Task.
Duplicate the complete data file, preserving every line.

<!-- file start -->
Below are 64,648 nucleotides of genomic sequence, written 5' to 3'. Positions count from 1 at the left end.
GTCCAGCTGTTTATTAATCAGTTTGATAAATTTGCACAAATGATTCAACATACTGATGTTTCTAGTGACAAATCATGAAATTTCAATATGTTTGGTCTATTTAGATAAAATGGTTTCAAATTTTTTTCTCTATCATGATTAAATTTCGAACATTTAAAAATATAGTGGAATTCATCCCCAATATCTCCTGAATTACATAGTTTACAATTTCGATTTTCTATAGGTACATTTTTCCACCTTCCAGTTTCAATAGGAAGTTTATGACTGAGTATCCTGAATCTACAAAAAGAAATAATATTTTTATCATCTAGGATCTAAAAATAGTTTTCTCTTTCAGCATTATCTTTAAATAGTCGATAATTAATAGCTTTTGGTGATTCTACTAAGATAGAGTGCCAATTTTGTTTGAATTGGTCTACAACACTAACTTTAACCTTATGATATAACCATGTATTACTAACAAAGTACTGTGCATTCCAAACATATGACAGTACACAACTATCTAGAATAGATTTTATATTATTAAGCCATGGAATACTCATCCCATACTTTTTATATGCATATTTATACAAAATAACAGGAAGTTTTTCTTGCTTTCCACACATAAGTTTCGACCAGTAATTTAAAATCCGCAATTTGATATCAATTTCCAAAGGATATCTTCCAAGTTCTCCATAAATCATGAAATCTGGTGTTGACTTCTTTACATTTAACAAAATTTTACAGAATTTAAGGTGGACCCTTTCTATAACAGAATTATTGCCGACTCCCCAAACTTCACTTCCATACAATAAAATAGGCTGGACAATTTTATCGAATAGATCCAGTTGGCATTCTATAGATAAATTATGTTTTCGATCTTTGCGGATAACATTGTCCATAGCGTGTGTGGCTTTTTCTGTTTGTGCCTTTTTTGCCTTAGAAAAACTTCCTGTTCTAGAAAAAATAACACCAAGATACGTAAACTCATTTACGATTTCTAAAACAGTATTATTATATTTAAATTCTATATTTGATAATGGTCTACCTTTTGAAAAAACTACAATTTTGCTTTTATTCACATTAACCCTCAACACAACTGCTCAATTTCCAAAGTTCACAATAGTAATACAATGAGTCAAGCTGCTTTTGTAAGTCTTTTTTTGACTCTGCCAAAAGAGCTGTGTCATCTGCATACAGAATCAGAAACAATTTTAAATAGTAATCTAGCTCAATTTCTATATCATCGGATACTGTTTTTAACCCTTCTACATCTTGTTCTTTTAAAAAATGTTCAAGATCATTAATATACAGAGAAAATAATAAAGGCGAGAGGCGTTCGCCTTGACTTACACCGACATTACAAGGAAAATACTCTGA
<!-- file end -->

Below are 64,648 nucleotides of genomic sequence, written 5' to 3'. Positions count from 1 at the left end.
GTCCAGCTGTTTATTAATCAGTTTGATAAATTTGCACAAATGATTCAACATACTGATGTTTCTAGTGACAAATCATGAAATTTCAATATGTTTGGTCTATTTAGATAAAATGGTTTCAAATTTTTTTCTCTATCATGATTAAATTTCGAACATTTAAAAATATAGTGGAATTCATCCCCAATATCTCCTGAATTACATAGTTTACAATTTCGATTTTCTATAGGTACATTTTTCCACCTTCCAGTTTCAATAGGAAGTTTATGACTGAGTATCCTGAATCTACAAAAAGAAATAATATTTTTATCATCTAGGATCTAAAAATAGTTTTCTCTTTCAGCATTATCTTTAAATAGTCGATAATTAATAGCTTTTGGTGATTCTACTAAGATAGAGTGCCAATTTTGTTTGAATTGGTCTACAACACTAACTTTAACCTTATGATATAACCATGTATTACTAACAAAGTACTGTGCATTCCAAACATATGACAGTACACAACTATCTAGAATAGATTTTATATTATTAAGCCATGGAATACTCATCCCATACTTTTTATATGCATATTTATACAAAATAACAGGAAGTTTTTCTTGCTTTCCACACATAAGTTTCGACCAGTAATTTAAAATCCGCAATTTGATATCAATTTCCAAAGGATATCTTCCAAGTTCTCCATAAATCATGAAATCTGGTGTTGACTTCTTTACATTTAACAAAATTTTACAGAATTTAAGGTGGACCCTTTCTATAACAGAATTATTGCCGACTCCCCAAACTTCACTTCCATACAATAAAATAGGCTGGACAATTTTATCGAATAGATCCAGTTGGCATTCTATAGATAAATTATGTTTTCGATCTTTGCGGATAACATTGTCCATAGCGTGTGTGGCTTTTTCTGTTTGTGCCTTTTTTGCCTTAGAAAAACTTCCTGTTCTAGAAAAAATAACACCAAGATACGTAAACTCATTTACGATTTCTAAAACAGTATTATTATATTTAAATTCTATATTTGATAATGGTCTACCTTTTGAAAAAACTACAATTTTGCTTTTATTCACATTAACCCTCAACACAACTGCTCAATTTCCAAAGTTCACAATAGTAATACAATGAGTCAAGCTGCTTTTGTAAGTCTTTTTTTGACTCTGCCAAAAGAGCTGTGTCATCTGCATACAGAATCAGAAACAATTTTAAATAGTAATCTAGCTCAATTTCTATATCATCGGATACTGTTTTTAACCCTTCTACATCTTGTTCTTTTAAAAAATGTTCAAGATCATTAATATACAGAGAAAATAATAAAGGCGAGAGGCGTTCGCCTTGACTTACACCGACATTACAAGGAAAATACTCTGA